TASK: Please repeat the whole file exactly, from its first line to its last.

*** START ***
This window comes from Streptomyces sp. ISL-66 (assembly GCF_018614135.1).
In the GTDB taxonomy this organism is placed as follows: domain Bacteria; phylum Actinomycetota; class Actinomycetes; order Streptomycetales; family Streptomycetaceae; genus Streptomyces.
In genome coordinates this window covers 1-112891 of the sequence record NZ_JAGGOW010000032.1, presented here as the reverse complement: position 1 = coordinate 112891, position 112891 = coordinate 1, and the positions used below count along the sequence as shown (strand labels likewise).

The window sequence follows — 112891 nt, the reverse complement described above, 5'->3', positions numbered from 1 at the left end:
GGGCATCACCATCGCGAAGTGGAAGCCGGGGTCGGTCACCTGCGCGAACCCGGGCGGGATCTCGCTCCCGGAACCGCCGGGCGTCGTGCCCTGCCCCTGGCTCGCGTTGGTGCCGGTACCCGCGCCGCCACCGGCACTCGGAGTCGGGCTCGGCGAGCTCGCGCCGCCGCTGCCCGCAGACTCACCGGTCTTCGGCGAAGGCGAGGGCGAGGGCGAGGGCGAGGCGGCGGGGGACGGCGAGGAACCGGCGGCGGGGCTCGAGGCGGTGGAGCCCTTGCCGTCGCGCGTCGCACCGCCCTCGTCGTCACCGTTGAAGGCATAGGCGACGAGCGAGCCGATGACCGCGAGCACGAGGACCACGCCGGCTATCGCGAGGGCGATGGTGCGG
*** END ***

This window comes from Streptomyces sp. ISL-66 (assembly GCF_018614135.1).
In the GTDB taxonomy this organism is placed as follows: domain Bacteria; phylum Actinomycetota; class Actinomycetes; order Streptomycetales; family Streptomycetaceae; genus Streptomyces.
In genome coordinates this window covers 1-112891 of the sequence record NZ_JAGGOW010000032.1, presented here as the reverse complement: position 1 = coordinate 112891, position 112891 = coordinate 1, and the positions used below count along the sequence as shown (strand labels likewise).

The window sequence follows — 112891 nt, the reverse complement described above, 5'->3', positions numbered from 1 at the left end:
GGGCATCACCATCGCGAAGTGGAAGCCGGGGTCGGTCACCTGCGCGAACCCGGGCGGGATCTCGCTCCCGGAACCGCCGGGCGTCGTGCCCTGCCCCTGGCTCGCGTTGGTGCCGGTACCCGCGCCGCCACCGGCACTCGGAGTCGGGCTCGGCGAGCTCGCGCCGCCGCTGCCCGCAGACTCACCGGTCTTCGGCGAAGGCGAGGGCGAGGGCGAGGGCGAGGCGGCGGGGGACGGCGAGGAACCGGCGGCGGGGCTCGAGGCGGTGGAGCCCTTGCCGTCGCGCGTCGCACCGCCCTCGTCGTCACCGTTGAAGGCATAGGCGACGAGCGAGCCGATGACCGCGAGCACGAGGACCACGCCGGCTATCGCGAGGGCGATGGTGCGG